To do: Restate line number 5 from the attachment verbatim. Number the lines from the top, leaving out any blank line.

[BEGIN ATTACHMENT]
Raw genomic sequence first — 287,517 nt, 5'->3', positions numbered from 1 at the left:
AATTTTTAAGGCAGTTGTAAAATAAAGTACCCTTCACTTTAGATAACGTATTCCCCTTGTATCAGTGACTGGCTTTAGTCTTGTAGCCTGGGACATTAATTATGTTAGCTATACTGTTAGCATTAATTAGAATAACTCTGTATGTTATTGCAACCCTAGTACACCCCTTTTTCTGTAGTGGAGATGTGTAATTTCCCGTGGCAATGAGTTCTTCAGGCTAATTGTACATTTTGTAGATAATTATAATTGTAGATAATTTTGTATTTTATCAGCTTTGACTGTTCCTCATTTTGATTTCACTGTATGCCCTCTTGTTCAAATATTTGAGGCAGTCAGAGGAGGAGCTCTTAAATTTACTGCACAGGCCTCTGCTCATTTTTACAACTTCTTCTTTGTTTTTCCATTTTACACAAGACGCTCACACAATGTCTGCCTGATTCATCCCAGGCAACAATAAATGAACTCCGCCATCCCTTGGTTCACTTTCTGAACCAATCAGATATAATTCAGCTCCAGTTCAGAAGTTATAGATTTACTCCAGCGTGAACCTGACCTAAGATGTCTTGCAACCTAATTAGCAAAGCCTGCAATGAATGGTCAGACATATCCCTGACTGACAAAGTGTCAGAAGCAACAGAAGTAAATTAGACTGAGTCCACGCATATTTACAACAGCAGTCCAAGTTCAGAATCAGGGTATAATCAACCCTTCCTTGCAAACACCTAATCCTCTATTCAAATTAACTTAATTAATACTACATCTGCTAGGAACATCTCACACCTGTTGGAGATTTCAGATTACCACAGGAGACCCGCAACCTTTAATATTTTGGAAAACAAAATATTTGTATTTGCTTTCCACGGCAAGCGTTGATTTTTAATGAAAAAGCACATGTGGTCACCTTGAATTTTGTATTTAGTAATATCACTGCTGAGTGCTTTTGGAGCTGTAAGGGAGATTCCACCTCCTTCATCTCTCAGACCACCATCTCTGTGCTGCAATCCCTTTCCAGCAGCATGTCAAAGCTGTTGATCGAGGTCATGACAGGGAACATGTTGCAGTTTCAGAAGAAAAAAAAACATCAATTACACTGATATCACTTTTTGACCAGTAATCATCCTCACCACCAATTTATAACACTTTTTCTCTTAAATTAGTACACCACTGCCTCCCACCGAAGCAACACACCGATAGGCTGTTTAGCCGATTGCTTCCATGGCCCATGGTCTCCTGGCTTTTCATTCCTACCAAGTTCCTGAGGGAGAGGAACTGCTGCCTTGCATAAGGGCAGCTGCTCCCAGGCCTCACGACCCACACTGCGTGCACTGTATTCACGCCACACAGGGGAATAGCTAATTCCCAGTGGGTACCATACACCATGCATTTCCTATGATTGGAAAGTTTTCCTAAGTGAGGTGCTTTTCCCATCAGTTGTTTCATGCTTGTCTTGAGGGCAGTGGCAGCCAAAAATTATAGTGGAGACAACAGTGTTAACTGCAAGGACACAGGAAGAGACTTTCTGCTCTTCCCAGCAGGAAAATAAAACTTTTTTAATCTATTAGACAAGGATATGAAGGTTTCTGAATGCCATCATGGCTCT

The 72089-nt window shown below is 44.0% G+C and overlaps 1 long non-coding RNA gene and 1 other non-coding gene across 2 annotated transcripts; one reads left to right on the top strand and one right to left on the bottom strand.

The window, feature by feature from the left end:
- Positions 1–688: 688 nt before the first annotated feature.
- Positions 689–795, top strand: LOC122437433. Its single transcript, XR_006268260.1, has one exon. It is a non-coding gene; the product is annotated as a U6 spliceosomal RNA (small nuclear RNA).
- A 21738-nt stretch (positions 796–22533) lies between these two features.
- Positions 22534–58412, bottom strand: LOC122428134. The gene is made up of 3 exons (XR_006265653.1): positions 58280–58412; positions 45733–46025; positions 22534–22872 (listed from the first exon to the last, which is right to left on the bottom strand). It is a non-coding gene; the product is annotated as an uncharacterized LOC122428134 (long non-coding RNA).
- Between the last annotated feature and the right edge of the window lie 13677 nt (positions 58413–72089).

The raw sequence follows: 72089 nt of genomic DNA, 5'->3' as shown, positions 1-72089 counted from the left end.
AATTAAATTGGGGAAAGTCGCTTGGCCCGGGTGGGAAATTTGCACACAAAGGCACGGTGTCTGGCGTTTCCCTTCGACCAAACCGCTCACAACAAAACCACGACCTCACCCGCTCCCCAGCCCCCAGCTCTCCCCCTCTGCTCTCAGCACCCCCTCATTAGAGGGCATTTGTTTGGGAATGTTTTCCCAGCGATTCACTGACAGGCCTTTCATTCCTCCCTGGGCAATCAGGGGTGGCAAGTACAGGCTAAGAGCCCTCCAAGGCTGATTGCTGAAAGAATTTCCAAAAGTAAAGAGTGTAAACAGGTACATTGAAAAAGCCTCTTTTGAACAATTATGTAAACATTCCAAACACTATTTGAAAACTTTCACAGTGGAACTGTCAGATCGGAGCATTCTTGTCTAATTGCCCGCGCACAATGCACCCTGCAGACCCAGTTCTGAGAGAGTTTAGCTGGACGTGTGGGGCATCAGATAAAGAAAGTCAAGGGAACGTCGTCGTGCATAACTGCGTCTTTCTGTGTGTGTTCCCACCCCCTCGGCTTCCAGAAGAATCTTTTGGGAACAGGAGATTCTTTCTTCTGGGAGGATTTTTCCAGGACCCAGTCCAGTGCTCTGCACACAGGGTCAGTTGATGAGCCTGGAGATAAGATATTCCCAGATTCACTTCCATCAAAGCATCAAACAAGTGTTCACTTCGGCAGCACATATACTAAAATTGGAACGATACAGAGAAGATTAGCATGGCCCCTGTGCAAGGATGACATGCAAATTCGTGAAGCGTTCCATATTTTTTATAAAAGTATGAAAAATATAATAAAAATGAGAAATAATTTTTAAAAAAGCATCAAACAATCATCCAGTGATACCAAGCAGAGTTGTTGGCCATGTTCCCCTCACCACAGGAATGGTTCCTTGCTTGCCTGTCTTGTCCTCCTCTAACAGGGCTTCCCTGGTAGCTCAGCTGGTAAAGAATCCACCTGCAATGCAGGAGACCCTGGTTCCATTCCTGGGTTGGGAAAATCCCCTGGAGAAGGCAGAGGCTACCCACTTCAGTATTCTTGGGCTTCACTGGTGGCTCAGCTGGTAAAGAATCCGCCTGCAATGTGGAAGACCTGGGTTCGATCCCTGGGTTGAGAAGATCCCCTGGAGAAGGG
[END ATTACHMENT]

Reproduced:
- Positions 1–688: 688 nt before the first annotated feature.